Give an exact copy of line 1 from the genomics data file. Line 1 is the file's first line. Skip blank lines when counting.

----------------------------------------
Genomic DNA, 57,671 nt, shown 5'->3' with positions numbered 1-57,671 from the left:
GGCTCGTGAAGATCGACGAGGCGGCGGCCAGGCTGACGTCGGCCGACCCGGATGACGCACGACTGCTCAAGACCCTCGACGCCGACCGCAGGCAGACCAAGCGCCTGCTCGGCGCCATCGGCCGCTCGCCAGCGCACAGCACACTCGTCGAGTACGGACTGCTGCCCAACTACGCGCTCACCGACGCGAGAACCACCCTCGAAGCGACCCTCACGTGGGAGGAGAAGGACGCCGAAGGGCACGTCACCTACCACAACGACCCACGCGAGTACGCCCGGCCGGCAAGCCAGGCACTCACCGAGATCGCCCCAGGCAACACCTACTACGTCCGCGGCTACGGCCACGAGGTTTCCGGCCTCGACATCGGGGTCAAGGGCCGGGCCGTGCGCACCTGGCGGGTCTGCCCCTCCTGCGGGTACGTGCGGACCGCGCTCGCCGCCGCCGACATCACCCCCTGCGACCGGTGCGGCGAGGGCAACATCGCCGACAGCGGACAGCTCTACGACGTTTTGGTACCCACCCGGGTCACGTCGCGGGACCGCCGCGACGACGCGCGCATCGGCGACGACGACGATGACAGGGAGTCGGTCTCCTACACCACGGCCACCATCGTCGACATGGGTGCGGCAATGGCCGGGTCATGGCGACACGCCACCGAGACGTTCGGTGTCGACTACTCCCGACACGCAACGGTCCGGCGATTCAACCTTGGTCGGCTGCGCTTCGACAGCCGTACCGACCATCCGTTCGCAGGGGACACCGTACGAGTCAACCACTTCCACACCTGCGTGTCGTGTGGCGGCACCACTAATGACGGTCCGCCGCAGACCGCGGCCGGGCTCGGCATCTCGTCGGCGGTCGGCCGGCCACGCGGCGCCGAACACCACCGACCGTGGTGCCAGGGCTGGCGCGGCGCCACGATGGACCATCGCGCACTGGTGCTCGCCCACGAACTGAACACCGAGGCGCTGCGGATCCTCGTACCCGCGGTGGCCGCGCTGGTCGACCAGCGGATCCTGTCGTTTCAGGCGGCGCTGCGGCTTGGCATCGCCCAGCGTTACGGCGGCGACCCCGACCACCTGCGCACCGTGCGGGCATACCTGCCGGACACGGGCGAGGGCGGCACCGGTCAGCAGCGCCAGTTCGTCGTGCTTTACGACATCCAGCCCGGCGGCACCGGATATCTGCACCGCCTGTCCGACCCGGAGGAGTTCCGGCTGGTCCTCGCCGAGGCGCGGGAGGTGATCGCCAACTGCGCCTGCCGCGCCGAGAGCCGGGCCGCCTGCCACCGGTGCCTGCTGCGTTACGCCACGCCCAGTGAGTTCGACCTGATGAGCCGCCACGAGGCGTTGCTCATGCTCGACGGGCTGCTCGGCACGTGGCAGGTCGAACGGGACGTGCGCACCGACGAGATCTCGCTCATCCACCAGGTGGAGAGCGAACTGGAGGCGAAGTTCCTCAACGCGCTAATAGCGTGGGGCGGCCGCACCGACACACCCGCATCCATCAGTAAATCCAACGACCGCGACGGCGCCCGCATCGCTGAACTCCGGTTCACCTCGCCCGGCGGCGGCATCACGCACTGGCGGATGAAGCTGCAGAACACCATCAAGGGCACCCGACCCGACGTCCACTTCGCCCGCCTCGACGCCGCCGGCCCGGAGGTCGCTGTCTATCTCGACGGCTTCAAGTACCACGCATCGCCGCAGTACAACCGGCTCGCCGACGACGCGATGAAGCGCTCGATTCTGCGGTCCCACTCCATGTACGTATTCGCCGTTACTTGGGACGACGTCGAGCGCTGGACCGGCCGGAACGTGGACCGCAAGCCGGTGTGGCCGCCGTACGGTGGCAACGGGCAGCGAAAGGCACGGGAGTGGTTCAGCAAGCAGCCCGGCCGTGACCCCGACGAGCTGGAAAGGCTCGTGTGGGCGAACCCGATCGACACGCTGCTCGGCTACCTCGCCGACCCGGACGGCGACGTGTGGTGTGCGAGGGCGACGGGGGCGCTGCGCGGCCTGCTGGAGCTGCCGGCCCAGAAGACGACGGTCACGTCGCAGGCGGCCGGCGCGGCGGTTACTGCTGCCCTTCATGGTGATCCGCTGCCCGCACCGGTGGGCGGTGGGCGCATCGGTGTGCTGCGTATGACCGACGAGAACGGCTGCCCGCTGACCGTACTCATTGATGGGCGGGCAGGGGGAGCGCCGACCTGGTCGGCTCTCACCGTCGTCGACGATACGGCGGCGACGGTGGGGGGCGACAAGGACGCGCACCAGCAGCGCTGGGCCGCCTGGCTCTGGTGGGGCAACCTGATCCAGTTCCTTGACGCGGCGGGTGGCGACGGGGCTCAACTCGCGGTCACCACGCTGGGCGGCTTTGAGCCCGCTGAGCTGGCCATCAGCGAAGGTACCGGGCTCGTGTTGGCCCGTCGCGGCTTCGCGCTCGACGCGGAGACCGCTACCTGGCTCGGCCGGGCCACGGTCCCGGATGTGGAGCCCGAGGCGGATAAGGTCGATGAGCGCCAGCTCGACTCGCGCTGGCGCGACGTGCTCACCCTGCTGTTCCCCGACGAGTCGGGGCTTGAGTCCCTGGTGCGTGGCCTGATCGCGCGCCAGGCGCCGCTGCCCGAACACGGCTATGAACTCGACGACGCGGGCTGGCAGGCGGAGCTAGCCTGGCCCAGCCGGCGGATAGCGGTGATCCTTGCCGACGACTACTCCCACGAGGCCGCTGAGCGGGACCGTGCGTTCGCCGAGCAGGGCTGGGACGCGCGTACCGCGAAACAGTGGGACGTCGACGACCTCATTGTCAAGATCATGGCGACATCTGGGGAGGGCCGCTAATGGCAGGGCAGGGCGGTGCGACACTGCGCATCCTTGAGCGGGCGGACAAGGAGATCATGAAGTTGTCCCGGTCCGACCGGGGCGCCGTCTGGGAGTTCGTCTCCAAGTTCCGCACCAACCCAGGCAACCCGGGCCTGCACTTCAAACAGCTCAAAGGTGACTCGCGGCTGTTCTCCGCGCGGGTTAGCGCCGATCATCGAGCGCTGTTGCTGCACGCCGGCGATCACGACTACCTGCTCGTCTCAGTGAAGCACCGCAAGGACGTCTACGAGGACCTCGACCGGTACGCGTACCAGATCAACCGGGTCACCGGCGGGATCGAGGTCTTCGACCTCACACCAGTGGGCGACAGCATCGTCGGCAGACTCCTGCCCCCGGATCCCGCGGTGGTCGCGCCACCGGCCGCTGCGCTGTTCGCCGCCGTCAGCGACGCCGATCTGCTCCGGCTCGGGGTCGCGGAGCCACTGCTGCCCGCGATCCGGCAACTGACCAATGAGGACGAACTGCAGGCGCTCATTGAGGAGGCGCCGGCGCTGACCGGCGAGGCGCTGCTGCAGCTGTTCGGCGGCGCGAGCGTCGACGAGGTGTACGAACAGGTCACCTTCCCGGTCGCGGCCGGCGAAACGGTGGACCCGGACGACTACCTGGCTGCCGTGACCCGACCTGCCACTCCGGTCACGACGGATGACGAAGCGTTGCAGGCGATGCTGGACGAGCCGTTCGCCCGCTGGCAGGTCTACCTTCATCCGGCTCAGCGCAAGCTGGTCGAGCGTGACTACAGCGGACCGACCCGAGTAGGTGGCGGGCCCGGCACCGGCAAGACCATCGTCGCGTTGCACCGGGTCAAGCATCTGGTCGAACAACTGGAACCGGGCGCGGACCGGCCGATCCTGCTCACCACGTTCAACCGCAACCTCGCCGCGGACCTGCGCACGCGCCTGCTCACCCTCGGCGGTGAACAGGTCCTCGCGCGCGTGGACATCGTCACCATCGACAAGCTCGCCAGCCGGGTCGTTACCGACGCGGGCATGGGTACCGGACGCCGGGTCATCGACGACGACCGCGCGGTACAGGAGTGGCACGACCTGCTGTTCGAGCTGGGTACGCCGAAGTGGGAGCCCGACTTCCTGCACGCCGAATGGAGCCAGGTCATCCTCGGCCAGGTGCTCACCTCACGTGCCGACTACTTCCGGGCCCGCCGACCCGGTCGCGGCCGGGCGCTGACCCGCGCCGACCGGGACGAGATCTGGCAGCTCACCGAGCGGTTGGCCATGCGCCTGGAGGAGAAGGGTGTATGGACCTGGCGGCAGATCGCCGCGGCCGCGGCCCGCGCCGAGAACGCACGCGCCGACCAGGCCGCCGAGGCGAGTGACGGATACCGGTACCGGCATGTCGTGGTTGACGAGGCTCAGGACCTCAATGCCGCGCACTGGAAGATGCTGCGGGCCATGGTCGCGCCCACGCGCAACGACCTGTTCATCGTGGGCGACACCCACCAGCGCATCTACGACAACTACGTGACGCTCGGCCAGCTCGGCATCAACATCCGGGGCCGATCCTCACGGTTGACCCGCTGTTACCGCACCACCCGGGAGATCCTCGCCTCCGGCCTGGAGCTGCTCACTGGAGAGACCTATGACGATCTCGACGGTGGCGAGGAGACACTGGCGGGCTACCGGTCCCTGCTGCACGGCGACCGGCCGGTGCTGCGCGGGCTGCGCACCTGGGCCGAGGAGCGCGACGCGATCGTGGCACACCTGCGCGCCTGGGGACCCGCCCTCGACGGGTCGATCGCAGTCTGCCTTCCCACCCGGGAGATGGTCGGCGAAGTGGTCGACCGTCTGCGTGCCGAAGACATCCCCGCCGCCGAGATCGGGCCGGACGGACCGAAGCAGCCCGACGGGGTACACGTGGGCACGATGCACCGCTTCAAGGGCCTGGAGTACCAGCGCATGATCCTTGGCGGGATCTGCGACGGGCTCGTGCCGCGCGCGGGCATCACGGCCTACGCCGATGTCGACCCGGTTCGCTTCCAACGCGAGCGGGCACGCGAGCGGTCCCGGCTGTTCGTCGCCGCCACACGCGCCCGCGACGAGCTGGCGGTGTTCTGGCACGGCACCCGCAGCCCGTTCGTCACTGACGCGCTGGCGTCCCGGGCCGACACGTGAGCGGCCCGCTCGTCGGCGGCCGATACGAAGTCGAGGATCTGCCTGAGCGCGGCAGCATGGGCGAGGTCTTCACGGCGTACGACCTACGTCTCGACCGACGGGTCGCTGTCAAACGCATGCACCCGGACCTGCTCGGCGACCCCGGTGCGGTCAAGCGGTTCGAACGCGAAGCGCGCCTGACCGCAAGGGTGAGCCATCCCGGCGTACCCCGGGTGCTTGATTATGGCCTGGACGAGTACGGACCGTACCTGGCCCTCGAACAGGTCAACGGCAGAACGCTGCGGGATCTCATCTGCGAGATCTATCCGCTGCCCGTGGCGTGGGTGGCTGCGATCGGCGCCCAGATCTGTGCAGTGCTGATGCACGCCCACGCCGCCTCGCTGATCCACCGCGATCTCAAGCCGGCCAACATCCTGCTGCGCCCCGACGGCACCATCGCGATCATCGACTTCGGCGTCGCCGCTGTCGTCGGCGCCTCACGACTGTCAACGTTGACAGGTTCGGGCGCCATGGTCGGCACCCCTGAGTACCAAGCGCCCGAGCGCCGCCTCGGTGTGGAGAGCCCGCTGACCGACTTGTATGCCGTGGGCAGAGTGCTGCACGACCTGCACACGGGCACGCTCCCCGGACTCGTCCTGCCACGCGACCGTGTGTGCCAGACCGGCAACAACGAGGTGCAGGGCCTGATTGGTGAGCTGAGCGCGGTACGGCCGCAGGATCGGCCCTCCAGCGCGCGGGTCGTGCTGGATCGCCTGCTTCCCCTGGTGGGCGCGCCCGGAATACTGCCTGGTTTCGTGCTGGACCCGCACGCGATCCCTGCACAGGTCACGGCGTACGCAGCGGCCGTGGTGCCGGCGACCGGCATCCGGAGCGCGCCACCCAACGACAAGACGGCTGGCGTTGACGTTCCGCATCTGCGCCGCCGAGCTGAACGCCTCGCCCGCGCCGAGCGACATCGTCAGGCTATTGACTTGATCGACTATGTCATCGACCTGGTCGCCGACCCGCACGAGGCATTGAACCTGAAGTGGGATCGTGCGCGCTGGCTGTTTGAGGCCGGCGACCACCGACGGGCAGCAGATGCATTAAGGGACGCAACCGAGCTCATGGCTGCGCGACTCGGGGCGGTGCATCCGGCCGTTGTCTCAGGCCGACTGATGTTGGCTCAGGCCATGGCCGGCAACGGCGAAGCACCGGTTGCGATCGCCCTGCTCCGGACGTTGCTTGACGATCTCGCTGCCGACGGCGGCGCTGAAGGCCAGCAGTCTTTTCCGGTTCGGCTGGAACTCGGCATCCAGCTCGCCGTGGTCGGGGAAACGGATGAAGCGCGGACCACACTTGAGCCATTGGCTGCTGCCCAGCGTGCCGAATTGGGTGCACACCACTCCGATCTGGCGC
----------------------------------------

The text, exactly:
Genomic DNA, 57,671 nt, shown 5'->3' with positions numbered 1-57,671 from the left: